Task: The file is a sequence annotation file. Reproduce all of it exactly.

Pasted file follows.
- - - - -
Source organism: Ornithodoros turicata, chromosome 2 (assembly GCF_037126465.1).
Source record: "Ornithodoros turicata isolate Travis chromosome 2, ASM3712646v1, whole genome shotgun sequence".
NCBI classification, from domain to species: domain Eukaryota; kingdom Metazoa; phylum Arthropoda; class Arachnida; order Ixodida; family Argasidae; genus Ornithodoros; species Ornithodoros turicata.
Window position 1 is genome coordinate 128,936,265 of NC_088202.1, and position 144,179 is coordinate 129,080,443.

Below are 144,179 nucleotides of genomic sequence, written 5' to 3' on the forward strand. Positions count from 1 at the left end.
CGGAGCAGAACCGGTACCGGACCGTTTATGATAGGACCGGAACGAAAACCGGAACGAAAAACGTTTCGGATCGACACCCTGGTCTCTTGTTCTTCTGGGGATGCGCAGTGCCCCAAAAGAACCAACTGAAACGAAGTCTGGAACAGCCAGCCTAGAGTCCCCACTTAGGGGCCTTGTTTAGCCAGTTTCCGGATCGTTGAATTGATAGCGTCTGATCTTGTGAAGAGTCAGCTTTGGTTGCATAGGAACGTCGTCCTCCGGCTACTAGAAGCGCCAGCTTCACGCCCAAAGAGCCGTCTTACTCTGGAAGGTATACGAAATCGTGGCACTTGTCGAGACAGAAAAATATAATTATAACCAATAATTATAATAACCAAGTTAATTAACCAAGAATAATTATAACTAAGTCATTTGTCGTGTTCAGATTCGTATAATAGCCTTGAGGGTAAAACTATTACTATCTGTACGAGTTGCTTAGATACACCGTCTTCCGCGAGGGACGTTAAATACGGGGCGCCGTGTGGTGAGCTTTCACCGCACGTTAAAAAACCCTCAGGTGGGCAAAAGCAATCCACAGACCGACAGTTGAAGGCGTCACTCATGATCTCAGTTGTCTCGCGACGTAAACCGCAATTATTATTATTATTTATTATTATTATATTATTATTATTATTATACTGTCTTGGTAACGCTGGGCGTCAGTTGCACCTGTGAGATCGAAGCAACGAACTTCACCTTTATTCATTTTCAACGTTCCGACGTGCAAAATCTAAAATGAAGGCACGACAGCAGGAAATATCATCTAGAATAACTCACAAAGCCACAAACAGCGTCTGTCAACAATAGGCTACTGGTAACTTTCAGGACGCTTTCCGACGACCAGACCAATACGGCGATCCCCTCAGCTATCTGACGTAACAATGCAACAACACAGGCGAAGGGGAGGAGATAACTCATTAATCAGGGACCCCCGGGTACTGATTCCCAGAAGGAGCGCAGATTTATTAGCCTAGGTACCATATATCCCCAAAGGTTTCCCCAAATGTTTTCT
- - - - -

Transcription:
Source organism: Ornithodoros turicata, chromosome 2 (assembly GCF_037126465.1).
Source record: "Ornithodoros turicata isolate Travis chromosome 2, ASM3712646v1, whole genome shotgun sequence".
NCBI classification, from domain to species: domain Eukaryota; kingdom Metazoa; phylum Arthropoda; class Arachnida; order Ixodida; family Argasidae; genus Ornithodoros; species Ornithodoros turicata.
Window position 1 is genome coordinate 128,936,265 of NC_088202.1, and position 144,179 is coordinate 129,080,443.

Below are 144,179 nucleotides of genomic sequence, written 5' to 3' on the forward strand. Positions count from 1 at the left end.
CGGAGCAGAACCGGTACCGGACCGTTTATGATAGGACCGGAACGAAAACCGGAACGAAAAACGTTTCGGATCGACACCCTGGTCTCTTGTTCTTCTGGGGATGCGCAGTGCCCCAAAAGAACCAACTGAAACGAAGTCTGGAACAGCCAGCCTAGAGTCCCCACTTAGGGGCCTTGTTTAGCCAGTTTCCGGATCGTTGAATTGATAGCGTCTGATCTTGTGAAGAGTCAGCTTTGGTTGCATAGGAACGTCGTCCTCCGGCTACTAGAAGCGCCAGCTTCACGCCCAAAGAGCCGTCTTACTCTGGAAGGTATACGAAATCGTGGCACTTGTCGAGACAGAAAAATATAATTATAACCAATAATTATAATAACCAAGTTAATTAACCAAGAATAATTATAACTAAGTCATTTGTCGTGTTCAGATTCGTATAATAGCCTTGAGGGTAAAACTATTACTATCTGTACGAGTTGCTTAGATACACCGTCTTCCGCGAGGGACGTTAAATACGGGGCGCCGTGTGGTGAGCTTTCACCGCACGTTAAAAAACCCTCAGGTGGGCAAAAGCAATCCACAGACCGACAGTTGAAGGCGTCACTCATGATCTCAGTTGTCTCGCGACGTAAACCGCAATTATTATTATTATTTATTATTATTATATTATTATTATTATTATACTGTCTTGGTAACGCTGGGCGTCAGTTGCACCTGTGAGATCGAAGCAACGAACTTCACCTTTATTCATTTTCAACGTTCCGACGTGCAAAATCTAAAATGAAGGCACGACAGCAGGAAATATCATCTAGAATAACTCACAAAGCCACAAACAGCGTCTGTCAACAATAGGCTACTGGTAACTTTCAGGACGCTTTCCGACGACCAGACCAATACGGCGATCCCCTCAGCTATCTGACGTAACAATGCAACAACACAGGCGAAGGGGAGGAGATAACTCATTAATCAGGGACCCCCGGGTACTGATTCCCAGAAGGAGCGCAGATTTATTAGCCTAGGTACCATATATCCCCAAAGGTTTCCCCAAATGTTTTCT